Or not. A post by Gretchen Reynolds at the Well blog in the NYTimes points out that endorphins don't cross the blood brain barrier, so can't be responsible for the euphoria of a good run. Instead, neuroscientists are talking now about the 'endocannabinoid system', a neurochemical pathway in the brain, with receptors elsewhere in the body, that is involved in the reduction of pain and anxiety.
An experiment in 2003 found increased levels of endocannabinoid molecules in the blood of student subjects after doing hard exercise.
The endocannabinoid system was first mapped some years before that, when scientists set out to determine just how cannabis, a k a marijuana, acts upon the body. They found that a widespread group of receptors, clustered in the brain but also found elsewhere in the body, allow the active ingredient in marijuana to bind to the nervous system and set off reactions that reduce pain and anxiety and produce a floaty, free-form sense of well-being. Even more intriguing, the researchers found that with the right stimuli, the body creates its own cannabinoids (the endocannabinoids). These cannabinoids are composed of molecules known as lipids, which are small enough to cross the blood-brain barrier, so cannabinoids found in the blood after exercise could be affecting the brain.And new research is showing that, for example, mice love to exercise, and choose to do so -- until their endocannabinoid system is knocked out. So indications are good that this is in fact the system that gets people addicted to running.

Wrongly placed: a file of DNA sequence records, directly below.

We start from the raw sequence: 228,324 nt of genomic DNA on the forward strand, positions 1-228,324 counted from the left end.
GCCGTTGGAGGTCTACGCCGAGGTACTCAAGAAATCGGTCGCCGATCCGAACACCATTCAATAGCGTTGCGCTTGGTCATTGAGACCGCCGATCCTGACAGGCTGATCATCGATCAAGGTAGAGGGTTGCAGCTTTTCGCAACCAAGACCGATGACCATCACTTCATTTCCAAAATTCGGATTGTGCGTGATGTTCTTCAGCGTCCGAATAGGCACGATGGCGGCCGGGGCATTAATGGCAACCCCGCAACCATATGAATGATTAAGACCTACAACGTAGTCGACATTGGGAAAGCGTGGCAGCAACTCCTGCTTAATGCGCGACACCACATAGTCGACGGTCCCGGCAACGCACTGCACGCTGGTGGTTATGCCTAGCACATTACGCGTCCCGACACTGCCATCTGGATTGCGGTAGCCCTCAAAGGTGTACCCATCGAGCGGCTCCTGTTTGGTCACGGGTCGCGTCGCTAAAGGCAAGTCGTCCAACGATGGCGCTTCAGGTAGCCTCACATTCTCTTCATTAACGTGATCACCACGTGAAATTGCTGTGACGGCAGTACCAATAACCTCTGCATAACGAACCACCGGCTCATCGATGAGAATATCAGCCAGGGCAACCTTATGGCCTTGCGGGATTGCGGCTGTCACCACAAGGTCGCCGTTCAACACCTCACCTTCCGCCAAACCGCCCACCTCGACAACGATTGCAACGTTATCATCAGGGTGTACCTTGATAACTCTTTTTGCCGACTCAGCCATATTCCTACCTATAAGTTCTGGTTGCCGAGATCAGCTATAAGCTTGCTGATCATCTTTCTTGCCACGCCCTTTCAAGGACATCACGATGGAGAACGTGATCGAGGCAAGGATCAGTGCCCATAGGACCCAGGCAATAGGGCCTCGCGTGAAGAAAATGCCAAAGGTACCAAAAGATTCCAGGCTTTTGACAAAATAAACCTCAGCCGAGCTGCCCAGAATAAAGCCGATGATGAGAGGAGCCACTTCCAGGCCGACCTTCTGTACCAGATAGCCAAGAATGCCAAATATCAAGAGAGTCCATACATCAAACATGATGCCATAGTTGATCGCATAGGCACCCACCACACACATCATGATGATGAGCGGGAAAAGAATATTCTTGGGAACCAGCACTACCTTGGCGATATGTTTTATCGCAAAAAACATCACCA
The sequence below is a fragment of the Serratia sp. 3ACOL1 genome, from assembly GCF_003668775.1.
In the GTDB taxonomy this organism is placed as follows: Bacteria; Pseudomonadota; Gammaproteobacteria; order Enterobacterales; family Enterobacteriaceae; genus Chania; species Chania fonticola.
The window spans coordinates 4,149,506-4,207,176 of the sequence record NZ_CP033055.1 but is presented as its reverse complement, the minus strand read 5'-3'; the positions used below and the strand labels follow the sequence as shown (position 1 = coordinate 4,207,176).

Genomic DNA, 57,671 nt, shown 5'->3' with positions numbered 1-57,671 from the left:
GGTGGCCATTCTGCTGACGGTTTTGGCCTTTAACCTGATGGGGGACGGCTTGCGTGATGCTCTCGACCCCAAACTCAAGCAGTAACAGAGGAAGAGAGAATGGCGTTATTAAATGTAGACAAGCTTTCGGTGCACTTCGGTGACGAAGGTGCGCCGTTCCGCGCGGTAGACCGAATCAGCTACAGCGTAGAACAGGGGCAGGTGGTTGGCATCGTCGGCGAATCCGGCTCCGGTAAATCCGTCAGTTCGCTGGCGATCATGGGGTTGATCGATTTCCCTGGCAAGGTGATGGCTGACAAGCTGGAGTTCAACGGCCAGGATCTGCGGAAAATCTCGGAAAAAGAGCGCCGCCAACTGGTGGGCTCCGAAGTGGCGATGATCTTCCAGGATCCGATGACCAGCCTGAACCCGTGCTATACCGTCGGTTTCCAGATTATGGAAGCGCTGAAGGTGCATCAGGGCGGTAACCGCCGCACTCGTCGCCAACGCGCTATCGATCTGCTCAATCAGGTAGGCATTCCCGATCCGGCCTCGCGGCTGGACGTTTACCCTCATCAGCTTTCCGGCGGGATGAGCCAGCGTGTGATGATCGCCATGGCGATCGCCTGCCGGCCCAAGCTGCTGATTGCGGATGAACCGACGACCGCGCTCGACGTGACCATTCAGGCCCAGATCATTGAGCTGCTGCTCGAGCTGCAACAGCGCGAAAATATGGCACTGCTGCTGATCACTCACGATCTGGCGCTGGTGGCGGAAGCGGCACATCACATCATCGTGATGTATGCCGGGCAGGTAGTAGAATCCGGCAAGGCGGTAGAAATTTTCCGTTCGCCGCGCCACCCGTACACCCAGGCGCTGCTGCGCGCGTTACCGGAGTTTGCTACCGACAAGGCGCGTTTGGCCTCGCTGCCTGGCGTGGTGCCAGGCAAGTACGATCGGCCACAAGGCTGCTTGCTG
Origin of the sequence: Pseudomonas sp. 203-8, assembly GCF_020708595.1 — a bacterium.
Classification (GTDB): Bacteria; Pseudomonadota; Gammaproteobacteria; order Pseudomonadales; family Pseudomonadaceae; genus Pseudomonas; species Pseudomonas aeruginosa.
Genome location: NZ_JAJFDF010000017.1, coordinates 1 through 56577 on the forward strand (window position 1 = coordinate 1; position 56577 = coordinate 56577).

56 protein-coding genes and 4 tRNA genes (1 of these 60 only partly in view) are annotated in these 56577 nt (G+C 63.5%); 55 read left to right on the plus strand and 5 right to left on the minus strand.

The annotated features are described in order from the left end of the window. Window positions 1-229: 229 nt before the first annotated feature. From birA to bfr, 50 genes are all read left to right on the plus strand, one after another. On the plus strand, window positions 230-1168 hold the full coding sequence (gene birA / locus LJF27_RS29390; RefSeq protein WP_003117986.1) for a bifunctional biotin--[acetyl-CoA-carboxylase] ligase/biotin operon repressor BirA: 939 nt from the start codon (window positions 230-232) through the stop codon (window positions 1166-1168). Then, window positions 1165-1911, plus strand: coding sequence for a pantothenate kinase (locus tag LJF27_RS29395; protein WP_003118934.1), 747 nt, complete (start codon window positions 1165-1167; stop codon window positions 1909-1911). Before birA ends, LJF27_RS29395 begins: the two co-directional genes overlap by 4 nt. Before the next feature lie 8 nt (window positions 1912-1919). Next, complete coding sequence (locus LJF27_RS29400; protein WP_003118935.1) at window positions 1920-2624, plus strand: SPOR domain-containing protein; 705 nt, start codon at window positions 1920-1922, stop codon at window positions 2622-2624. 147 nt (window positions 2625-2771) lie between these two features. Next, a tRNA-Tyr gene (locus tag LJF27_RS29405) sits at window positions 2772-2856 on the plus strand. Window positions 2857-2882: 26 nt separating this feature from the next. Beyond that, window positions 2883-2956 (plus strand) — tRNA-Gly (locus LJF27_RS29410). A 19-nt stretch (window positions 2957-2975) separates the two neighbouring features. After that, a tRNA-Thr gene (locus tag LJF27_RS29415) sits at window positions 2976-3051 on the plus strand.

We were interested in the report of all this in the Times, though, because it was written in a way that hit many of the buttons we try to hit here on MT.
Whether this accumulating new science establishes, or ever can establish, definitively, that endocannabinoids are behind runner’s high, is uncertain. As Francis Chaouloff, a researcher at the University of Bordeaux in France and lead author of the genetically modified mouse study, pointed out in an e-mail, rodents, although fine models for studying endocannabinoid action, “do not fill questionnaires to express their feelings related to running,” and runners’ high is a subjective human experience.First, a canonical belief was challenged -- endorphins cause runner's high. And, a new explanation was offered based on what seems to be solid experimental evidence that makes sense -- it's endocannabinoids. But, Reynolds cautions that we still don't know for certain that endocannabinoids cause runner's high, we may never know for certain, and we certainly can't know for certain from studying mice. But it's an intriguing possibility.
We love a healthy dose of skepticism -- or reality -- mixed in with some promising research.